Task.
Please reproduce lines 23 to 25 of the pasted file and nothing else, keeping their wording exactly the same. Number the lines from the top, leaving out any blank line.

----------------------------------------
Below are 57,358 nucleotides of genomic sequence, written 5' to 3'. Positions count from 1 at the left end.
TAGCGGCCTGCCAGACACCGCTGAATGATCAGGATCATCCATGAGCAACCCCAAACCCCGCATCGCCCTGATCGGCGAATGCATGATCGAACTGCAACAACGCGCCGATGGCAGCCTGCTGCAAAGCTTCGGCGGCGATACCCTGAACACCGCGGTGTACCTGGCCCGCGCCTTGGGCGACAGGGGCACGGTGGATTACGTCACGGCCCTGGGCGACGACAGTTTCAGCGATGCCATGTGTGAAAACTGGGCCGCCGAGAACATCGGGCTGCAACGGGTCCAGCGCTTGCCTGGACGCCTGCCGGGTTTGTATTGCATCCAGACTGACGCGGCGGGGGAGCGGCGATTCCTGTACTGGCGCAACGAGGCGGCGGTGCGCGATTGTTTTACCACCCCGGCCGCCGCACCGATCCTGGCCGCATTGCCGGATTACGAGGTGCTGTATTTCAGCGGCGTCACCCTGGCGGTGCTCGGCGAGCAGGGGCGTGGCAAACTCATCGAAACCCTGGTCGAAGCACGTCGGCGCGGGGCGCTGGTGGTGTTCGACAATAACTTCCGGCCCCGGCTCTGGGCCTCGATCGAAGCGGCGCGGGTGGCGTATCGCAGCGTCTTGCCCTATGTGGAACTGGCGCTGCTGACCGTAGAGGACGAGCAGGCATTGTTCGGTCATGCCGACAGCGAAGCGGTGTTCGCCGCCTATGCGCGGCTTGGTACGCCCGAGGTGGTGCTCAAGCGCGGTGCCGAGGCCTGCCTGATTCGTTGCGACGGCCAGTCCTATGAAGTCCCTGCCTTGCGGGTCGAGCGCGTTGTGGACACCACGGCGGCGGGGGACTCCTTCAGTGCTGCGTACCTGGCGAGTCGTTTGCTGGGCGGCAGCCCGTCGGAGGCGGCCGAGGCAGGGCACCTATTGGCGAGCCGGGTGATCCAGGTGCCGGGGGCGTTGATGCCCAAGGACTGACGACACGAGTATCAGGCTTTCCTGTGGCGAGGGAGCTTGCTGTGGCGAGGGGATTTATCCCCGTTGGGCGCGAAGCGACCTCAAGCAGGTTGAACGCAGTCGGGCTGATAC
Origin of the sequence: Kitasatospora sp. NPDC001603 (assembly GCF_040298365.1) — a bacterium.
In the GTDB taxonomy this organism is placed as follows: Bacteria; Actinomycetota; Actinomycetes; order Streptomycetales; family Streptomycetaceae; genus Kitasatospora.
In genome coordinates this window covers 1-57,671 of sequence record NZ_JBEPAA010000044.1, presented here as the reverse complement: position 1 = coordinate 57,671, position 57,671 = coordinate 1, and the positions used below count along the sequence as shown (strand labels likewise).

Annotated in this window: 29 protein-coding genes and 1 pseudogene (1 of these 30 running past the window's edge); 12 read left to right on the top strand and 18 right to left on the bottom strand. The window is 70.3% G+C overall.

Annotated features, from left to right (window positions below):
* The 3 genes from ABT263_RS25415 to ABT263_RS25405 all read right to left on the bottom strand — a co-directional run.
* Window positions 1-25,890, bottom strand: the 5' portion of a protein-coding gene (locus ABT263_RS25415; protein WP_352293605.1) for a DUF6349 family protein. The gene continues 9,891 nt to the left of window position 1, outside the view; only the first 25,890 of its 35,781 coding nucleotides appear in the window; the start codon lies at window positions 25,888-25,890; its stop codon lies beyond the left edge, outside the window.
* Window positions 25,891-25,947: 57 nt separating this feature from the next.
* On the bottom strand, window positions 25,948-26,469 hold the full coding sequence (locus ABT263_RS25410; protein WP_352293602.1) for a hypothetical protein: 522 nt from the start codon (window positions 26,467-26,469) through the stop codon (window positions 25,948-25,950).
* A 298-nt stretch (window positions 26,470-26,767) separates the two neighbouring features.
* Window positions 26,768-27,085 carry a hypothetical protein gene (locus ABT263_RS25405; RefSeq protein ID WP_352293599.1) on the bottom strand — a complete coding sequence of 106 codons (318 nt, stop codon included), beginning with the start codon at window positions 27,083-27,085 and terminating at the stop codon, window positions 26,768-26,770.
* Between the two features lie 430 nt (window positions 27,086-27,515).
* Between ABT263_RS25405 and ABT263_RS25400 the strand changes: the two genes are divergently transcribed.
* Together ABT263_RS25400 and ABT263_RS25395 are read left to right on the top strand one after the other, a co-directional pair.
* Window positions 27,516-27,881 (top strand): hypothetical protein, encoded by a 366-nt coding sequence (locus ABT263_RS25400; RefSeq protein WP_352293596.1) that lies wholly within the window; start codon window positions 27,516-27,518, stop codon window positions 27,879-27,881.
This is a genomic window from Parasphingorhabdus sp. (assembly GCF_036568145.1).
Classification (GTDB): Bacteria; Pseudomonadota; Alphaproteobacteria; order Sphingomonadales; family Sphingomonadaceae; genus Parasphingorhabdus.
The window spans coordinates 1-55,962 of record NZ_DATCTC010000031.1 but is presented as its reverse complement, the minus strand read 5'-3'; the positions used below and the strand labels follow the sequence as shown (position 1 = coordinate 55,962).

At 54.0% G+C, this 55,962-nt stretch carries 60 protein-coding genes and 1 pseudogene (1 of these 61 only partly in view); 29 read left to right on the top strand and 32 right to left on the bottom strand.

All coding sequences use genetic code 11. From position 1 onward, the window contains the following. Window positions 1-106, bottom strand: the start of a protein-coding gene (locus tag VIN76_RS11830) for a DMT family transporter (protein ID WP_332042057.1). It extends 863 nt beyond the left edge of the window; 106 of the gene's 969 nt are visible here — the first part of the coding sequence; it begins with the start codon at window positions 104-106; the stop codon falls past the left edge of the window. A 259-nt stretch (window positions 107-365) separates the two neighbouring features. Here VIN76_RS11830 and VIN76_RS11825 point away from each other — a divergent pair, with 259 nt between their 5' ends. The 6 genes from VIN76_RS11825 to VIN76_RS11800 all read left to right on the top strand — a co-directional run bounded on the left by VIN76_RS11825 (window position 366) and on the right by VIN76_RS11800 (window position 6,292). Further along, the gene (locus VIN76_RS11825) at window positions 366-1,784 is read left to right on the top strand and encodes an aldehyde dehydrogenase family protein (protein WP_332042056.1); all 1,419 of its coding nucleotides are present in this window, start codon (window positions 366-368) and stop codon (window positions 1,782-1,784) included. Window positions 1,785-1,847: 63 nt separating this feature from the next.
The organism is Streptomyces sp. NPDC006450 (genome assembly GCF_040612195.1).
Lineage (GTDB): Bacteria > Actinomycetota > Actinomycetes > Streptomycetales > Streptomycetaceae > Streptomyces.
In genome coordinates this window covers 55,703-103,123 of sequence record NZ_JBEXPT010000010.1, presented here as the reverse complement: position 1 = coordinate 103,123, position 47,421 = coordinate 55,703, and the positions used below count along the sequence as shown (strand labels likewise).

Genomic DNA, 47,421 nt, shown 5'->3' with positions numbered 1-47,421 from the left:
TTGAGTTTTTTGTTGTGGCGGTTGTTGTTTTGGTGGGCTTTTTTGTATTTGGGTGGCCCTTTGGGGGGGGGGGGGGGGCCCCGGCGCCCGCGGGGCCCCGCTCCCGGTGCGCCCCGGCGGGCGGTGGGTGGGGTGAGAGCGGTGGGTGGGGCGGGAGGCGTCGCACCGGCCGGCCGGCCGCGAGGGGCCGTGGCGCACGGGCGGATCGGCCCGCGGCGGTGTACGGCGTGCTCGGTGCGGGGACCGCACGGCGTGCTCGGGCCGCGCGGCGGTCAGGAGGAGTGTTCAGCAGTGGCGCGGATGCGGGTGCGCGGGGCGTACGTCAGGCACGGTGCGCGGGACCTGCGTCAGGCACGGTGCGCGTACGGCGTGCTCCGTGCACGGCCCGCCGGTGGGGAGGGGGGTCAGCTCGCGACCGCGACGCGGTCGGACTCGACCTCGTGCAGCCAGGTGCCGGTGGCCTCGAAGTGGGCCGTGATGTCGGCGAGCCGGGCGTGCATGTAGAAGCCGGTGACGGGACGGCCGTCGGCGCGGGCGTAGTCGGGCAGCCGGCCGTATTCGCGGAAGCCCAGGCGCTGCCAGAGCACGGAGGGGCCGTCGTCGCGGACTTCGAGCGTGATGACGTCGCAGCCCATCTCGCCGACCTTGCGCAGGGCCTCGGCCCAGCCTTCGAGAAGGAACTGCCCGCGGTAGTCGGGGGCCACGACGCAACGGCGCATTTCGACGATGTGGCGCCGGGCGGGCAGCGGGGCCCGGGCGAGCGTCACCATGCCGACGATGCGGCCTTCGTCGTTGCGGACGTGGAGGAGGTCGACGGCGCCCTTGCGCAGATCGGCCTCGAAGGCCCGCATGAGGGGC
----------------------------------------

The organism is Streptomyces sp. NPDC006450 (genome assembly GCF_040612195.1).
Lineage (GTDB): Bacteria > Actinomycetota > Actinomycetes > Streptomycetales > Streptomycetaceae > Streptomyces.
In genome coordinates this window covers 55,703-103,123 of sequence record NZ_JBEXPT010000010.1, presented here as the reverse complement: position 1 = coordinate 103,123, position 47,421 = coordinate 55,703, and the positions used below count along the sequence as shown (strand labels likewise).